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There they sit. The two of them curled on the back of the couch waiting for supper to be served. Their inner clocks tell them that it’s past 5 pm well, actually, 24 minutes late for supper. By 5:30 they will be pacing the floor around my feet — Nick, silently while Rose laments on her burden in life to be the vocal one that has to get me moving away from this computer and out to the kitchen to open that can of food. I think she probably gets tired of always having to be the bitching, nagging one while Nick just waits for her to do it. I don’t think she believes that she’d ever eat again if she had to rely on Nick to do the begging. No, she has to risk coming off as a shrew just to feed them both.

How is that any different from most relationships I’ve had with men? My ex used to say that I was “harsh” because I asked for what I needed. But I, like Rose, knew that unless I spoke up, my needs, or side of the story, would never be heard. I didn’t think I was being pushy or angry at the time. Although, I did get a little pissed when he called me “harsh.” I thought of myself as being a fairly nice, good, straight-forward kind of  person.

I admit that for many years I did have a little, wee — actually pretty full blown — problem with anger mainly caused by the perceived injustices in my life. One of those was having to work for lawyers whose noses automatically looked down on me and anyone else who didn’t have a few extra initials behind their names. We were basically invisible and not worth their trouble — well, unless they wanted something done. That’s why it gave me gave me great pleasure one day when I started getting some of those initials behind my own name. My boss was taking me out for lunch to celebrate my academic achievements.  When we ran into one of her “partners” in the elevator, she gushed at him,  “Matt, congratulate Ann. She’s a Phi Beta Kappa.” I knew she was one and, by the sick look on his face that said, “Ann? Phi Beta Kappa, impossible.”  I knew he was, too. Instead of giving me the secret handshake, he looked at me scornfully and said, “I suppose you are Summa Cum Laude, too.” What a pleasure I got from smiling down at him and saying, “Yes I am.” It didn’t make any difference in how my boss or he treated me after that lunch at the Jockey Club. No matter how many initials I had behind my name, I was still an underling not worth more than a short lunch out.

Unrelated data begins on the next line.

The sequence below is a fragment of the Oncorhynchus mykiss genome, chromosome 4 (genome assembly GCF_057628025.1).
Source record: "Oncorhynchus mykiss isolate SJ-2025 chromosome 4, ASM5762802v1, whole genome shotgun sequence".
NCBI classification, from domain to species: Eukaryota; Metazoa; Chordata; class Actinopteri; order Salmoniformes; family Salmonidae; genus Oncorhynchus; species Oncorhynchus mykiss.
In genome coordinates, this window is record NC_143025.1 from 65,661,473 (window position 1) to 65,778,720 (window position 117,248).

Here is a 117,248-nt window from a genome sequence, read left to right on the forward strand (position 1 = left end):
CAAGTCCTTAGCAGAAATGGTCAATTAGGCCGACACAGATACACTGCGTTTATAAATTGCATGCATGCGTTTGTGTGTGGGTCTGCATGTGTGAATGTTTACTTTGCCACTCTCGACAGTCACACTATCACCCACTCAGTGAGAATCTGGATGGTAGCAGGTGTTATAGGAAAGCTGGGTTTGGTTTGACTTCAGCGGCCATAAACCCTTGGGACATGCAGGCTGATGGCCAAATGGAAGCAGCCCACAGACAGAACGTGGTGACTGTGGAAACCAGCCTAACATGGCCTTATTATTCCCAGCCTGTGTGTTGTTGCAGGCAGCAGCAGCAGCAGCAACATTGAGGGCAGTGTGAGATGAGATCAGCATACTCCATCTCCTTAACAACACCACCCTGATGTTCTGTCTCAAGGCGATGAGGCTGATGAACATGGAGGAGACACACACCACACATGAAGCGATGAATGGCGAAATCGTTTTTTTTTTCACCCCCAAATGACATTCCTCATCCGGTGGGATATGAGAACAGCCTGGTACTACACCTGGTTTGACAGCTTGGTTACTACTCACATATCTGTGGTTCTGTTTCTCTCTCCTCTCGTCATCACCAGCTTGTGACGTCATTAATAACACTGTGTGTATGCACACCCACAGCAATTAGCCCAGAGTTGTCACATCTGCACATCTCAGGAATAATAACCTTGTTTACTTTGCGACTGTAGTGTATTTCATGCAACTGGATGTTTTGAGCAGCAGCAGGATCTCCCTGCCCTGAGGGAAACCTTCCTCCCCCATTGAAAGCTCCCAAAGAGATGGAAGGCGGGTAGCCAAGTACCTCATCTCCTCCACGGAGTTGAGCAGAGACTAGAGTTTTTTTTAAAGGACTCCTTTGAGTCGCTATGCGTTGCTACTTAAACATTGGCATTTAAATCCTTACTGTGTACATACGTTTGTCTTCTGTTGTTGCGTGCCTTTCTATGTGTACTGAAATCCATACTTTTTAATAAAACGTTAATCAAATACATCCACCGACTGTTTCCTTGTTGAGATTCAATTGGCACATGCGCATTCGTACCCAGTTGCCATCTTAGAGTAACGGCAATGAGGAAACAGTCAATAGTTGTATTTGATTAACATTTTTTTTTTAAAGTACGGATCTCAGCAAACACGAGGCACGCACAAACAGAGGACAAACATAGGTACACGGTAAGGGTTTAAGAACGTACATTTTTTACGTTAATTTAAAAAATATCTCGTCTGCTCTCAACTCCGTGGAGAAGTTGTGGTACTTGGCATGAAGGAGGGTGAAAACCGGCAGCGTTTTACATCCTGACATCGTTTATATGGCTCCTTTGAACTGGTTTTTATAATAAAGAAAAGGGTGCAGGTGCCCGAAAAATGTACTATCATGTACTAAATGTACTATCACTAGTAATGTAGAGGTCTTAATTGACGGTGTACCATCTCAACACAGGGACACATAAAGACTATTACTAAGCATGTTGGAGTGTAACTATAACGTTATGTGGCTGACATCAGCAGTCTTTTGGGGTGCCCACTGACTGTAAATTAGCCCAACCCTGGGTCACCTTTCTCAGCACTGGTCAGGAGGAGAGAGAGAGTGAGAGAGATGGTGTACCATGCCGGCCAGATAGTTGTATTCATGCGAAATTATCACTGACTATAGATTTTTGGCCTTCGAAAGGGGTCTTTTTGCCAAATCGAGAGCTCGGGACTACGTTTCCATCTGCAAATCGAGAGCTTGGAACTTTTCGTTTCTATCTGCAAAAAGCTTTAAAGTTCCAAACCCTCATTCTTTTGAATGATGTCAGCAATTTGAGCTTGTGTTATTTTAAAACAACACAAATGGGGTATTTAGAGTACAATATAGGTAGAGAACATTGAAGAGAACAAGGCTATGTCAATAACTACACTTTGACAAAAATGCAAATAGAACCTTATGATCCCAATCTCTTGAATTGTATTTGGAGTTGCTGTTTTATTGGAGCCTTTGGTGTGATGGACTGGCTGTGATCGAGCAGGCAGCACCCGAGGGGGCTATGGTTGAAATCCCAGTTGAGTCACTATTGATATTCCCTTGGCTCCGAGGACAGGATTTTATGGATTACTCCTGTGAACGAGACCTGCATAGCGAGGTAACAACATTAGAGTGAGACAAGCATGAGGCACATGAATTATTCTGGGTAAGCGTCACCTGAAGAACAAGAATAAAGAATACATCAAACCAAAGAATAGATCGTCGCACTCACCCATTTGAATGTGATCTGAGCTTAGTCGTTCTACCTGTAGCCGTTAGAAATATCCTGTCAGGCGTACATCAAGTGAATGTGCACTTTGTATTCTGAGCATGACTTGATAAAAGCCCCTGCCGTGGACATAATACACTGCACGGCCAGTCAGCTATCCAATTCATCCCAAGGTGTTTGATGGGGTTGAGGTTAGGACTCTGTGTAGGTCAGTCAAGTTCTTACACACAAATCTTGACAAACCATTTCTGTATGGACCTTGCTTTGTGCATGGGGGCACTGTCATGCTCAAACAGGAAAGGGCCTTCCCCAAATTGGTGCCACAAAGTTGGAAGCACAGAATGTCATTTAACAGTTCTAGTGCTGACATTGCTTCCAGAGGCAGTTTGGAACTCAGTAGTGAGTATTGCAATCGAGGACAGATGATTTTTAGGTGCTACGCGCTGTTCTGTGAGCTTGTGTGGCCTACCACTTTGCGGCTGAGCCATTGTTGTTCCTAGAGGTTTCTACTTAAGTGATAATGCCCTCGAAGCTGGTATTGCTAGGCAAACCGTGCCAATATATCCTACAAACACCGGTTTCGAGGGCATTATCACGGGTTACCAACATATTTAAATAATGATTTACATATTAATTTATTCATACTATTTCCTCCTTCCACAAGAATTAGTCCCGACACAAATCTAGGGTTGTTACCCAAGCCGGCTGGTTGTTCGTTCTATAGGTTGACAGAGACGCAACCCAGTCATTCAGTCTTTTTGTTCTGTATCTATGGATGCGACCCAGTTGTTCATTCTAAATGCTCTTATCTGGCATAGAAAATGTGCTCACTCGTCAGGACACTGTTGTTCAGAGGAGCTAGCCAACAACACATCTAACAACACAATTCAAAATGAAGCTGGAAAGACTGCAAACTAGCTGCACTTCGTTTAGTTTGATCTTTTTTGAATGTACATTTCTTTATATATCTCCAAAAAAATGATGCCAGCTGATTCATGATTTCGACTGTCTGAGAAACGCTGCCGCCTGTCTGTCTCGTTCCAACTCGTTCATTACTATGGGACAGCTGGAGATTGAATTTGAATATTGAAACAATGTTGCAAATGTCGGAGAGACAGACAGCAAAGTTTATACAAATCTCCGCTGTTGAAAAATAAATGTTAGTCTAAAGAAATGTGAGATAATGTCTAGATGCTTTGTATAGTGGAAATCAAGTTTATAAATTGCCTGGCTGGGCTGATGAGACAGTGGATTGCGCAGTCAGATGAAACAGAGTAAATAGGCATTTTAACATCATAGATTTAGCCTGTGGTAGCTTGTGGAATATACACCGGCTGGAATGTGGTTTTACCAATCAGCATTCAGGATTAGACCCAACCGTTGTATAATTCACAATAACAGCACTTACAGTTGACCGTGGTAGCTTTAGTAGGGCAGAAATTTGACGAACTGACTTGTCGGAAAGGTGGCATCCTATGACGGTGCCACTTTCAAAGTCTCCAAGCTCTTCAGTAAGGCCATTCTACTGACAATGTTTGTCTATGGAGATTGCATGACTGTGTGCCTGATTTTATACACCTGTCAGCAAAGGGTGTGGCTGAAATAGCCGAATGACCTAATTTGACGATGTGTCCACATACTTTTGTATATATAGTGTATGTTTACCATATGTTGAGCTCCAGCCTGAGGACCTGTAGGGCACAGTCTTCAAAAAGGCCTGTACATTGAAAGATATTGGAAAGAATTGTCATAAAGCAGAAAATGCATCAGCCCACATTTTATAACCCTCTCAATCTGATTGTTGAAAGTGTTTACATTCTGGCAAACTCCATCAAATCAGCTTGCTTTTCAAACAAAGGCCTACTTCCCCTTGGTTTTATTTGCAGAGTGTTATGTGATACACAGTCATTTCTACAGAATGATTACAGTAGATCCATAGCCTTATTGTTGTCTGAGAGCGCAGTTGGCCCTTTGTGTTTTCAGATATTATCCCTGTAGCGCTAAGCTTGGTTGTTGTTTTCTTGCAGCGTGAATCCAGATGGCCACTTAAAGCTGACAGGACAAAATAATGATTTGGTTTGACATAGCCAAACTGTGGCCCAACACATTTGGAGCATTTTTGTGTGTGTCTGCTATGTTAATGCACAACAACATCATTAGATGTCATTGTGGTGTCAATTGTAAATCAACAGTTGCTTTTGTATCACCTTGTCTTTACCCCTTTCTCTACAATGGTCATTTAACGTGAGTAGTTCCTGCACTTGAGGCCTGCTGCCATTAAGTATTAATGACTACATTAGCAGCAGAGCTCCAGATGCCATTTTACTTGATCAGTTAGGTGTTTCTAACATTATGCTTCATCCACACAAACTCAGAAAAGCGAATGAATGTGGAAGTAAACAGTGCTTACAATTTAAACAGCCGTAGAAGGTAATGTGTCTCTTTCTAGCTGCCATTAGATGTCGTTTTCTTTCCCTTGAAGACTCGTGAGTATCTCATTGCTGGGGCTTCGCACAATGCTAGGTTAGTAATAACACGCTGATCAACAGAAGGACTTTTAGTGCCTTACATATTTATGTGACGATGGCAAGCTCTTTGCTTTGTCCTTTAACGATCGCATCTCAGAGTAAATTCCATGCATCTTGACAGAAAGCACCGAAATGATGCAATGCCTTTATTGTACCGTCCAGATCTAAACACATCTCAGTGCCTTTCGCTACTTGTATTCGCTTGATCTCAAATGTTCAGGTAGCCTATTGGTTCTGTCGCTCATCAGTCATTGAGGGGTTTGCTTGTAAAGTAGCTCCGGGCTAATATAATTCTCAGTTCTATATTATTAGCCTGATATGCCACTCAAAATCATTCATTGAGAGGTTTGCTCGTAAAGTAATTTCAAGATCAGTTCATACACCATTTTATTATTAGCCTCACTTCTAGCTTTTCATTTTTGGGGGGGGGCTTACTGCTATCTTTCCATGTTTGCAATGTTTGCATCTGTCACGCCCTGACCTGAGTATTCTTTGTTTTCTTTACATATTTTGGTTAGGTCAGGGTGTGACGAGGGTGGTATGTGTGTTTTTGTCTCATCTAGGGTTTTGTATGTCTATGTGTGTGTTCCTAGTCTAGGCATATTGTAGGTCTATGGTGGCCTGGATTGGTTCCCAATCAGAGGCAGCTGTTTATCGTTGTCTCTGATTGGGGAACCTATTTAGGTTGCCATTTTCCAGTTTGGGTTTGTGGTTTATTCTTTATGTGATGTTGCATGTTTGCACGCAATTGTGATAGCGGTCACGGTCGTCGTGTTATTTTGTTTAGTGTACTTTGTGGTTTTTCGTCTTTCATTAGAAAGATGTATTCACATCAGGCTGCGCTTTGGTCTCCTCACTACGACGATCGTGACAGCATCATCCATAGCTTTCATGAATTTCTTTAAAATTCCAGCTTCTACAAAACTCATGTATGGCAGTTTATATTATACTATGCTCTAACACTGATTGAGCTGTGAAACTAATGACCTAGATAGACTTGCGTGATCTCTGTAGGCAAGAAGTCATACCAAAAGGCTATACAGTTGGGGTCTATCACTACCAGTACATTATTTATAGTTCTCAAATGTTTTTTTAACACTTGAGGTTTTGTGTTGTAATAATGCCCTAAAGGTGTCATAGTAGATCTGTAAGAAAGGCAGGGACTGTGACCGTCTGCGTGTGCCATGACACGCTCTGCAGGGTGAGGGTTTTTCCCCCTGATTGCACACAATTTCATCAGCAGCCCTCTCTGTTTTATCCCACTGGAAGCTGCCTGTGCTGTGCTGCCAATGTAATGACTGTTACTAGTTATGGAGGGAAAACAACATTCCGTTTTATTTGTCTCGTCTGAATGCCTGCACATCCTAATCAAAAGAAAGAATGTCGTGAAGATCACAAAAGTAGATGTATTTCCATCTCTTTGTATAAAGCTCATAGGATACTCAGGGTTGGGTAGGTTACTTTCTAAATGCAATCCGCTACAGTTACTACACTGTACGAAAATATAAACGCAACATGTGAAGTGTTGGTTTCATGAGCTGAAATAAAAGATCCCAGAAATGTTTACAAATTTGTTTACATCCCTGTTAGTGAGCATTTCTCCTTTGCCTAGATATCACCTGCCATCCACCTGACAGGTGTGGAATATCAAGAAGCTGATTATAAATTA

Rose wouldn’t have stood for that. She’d have pranced her way through those hallways demanding respect — and food. The ex, if he had known Rose, probably would have called her “harsh” too. But she’s just doing what she has to do to make her presence known. I love her and hate her for it. I’m sure a lot of people felt the same way about me when my flippant tongue would shoot out a retort that aimed to get me seen at least for a little while. I don’t know if anyone suspected that all the venom was coming from my own insecurities at not having those initials behind my name — among other things. Rose wouldn’t worry her pretty little head about that.

Nick is getting nervous because Rose has, once again, silently, settled her little self on the back of the couch. He’s watching her apprehensively from his safe space — a little cardboard box that barely fits his body. He should know that Rose will only come when she’s ready. Maybe she’s teaching him a lesson on how to ask for what you need. If she is, he’s not getting it. He’ll wait there until she does his bidding for him. She must get tired of it sometimes — but as long as their is food to be put on the floor she shall accept her role of being the bossy — never harsh — one in this house.

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